Countrywide, there are many parts of Canada not in a bubble – Quebec and Atlantic Canada for example.

Auditnerd
Guest
Auditnerd

Vancouver is clearly the most absurd housing market outside of China.

Housing in Calgary and Edmonton are still unaffordable. Value is relative, of course. 300k in Calgary v Houston (I'm presently deciding on those two to move to) is pretty shocking.

Snowrunner
Guest
Snowrunner
Numbers are only part of the story, they are a strong indication, but real estate (like any investment) also rides on people believe that it is a good deal. Say, 10% of "owners" go under and the media plays that story, much like the media has driven up house prices, they can also drive it down (beyond what is needed). Having said this, I don't think we see a crash in the short term, meaning, I don't think we'll see 20% off by the end of the year and then that's it. The obsession with house prices / markets is one thing, but it is only a small part of what is going on in the world. Lack of US recovery, higher interest rates, loss of jobs will have a much bigger impact on house prices than people seem to… Read more »
Gordon C.
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Gordon C.

Quite obviously, the interest rate affects affordability.

The lower the interest rate the higher the multiple of income to house prices can expand.

It would be interesting to plot median income to monthly payment say of a representative $100,000 in financing. In that way you could allow for the difference in the way the Americans calculate a mortgage versus Canadian banks.

jesse
Member

@Gordon C.: "The lower the interest rate the higher the multiple of income to house prices can expand"

I don't necessarily disagree with this statement but it's worth asking what mortgage rates being low is really saying about the economy and future income gains in general.

vreaa
Member

I don't think we've adequately discussed and digested the implications of this recent statement:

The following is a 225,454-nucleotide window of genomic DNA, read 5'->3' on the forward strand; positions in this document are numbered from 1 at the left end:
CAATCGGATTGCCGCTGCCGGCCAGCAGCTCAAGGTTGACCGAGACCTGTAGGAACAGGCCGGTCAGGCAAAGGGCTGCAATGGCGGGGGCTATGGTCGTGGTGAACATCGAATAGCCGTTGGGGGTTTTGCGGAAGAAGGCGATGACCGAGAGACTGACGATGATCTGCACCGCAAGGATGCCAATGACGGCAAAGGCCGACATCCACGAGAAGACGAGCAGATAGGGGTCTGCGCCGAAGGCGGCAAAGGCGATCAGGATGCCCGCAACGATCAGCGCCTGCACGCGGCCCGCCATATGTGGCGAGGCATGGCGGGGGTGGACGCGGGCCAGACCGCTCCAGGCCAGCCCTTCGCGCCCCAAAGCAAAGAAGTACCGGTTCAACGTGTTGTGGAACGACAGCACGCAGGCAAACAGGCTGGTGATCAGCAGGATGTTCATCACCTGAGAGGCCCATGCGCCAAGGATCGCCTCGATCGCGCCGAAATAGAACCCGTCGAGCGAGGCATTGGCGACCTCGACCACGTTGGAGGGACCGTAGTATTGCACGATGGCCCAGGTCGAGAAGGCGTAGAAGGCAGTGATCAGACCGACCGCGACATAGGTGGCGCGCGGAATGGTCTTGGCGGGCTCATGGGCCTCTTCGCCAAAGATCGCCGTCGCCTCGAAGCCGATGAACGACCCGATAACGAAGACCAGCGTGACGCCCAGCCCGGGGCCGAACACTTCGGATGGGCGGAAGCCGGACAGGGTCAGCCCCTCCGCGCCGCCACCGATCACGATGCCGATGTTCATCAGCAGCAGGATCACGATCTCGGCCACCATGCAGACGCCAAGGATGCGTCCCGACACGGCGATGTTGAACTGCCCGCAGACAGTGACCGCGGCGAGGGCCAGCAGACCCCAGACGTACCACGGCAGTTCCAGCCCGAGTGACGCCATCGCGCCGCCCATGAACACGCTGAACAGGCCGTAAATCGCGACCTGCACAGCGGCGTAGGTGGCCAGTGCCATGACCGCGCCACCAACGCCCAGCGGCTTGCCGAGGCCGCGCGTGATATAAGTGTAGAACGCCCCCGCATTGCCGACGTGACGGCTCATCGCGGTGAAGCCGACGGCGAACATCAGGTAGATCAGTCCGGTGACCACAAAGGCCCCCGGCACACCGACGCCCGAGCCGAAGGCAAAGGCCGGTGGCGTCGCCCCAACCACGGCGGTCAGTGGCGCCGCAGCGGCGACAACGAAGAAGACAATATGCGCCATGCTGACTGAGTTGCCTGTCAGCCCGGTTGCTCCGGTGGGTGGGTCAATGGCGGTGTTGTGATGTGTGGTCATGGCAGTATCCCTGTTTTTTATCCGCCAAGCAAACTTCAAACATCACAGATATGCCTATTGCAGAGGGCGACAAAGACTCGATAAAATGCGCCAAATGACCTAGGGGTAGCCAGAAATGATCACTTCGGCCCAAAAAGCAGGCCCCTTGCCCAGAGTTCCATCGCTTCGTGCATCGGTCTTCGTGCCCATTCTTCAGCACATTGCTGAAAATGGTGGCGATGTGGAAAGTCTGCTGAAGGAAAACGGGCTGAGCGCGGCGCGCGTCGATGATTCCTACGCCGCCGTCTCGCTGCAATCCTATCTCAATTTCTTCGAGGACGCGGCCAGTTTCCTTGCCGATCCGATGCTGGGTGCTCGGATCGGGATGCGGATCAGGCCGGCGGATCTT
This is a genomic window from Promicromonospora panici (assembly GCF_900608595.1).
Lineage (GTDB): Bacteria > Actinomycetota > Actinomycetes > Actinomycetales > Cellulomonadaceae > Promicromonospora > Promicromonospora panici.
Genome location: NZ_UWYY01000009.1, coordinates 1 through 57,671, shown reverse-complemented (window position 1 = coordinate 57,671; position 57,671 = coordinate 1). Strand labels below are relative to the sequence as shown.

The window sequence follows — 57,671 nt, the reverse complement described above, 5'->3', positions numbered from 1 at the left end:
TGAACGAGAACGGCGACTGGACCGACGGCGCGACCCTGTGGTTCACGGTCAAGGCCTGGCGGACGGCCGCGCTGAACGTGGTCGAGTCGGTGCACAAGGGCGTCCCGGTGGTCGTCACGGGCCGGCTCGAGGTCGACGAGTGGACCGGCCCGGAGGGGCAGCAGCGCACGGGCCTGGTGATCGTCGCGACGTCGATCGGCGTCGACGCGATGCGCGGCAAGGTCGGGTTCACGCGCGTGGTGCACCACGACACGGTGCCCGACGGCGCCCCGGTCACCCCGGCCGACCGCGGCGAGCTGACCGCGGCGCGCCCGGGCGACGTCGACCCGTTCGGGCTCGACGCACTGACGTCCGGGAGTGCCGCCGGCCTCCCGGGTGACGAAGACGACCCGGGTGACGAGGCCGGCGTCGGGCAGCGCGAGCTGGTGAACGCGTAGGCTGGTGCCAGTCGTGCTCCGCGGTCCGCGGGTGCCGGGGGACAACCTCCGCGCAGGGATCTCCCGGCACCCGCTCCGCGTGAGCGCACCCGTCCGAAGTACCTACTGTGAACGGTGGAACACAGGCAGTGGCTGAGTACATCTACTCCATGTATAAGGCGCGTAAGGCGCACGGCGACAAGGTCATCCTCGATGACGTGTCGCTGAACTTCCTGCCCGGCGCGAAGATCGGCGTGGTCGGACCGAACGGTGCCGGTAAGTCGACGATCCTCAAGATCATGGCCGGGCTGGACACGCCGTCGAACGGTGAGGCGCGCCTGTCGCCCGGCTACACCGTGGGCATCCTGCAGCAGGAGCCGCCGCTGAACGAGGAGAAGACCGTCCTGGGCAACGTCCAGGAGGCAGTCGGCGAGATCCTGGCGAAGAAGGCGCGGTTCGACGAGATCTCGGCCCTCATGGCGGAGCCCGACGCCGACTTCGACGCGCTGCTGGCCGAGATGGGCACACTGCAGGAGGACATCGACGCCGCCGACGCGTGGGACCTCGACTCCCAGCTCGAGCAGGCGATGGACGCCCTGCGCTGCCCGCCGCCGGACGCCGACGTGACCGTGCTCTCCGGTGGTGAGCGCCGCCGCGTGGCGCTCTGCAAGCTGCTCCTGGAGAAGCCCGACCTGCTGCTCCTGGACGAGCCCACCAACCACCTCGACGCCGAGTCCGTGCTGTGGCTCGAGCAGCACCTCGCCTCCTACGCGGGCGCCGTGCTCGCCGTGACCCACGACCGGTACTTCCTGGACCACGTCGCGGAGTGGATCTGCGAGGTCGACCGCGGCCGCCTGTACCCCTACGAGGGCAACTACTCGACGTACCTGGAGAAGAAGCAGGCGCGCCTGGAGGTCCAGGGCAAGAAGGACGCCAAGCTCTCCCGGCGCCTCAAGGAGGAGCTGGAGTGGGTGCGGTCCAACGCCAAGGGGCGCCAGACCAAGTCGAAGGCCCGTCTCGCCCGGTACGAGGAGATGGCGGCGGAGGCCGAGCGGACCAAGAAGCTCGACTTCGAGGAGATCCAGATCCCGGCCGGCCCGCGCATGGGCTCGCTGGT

“We foresee a marked weakening in housing”

– Mark Carney, Governor of the Bank of Canada

This has MASSIVE implications. He is literally announcing that there will be a bust.

crashcow
Member

GETTING READY FOR THE CANADIAN HOUSING BUST?

May 3, 2010

David Rosenberg

"The CMHC is getting braced for something because the housing agency has doubled its reserves to $1.3 billion — ostensibly to be used as claims rise during the imminent BoC rate-hiking cycle."

crashcow
Member

@vreaa: You beat me to it, again.

House owner
Guest
House owner

EX me you idiotic bear?

With hundred and thousand of wealthy Chinese officials buying house with cash,how could it be bubble;indeed,it is well supported by inflow of cash from Great China.House owners are all ensure a prosperous retirement for the yrs to come.China is Vancouver's guardian.

House buyer
Guest
House buyer

EX me you idiotic bear?

With hundred and thousand of wealthy Chinese officials buying house with cash,how could it be bubble;indeed,it is well supported by inflow of cash from Great China.House owners are all ensure a prosperous retirement for the yrs to come.China is Vancouver's guardian.

vreaa
Member

@crashcow: haha

His commentaries are pretty good, eh?

Dude
Guest
Dude

@House buyer:

No group of people are buying now. Stop referring to one race you idiot! All the Chinese I know are not buying and many of them have not bought. Stop your crap!!! Many of them did not buy because they think the market is over price.

VRENGD
Guest
VRENGD

It looks like the phantom "rich asians" will be much less rich in the near future. Their paper gains and inflated collateral look set to collapse.

"Property trading volume went down 64 percent last week from a week earlier in Shenzhen, down 45 percent in Beijing, down 38 percent in Shanghai, and down 2 percent in Guangzhou.

In China's 35 main cities where housing market data was monitored by the newspaper, 21 saw their trading volume of commercial housing area go down last week, with the figure in Hangzhou going down 73 percent."

anonymousAA
Guest
anonymousAA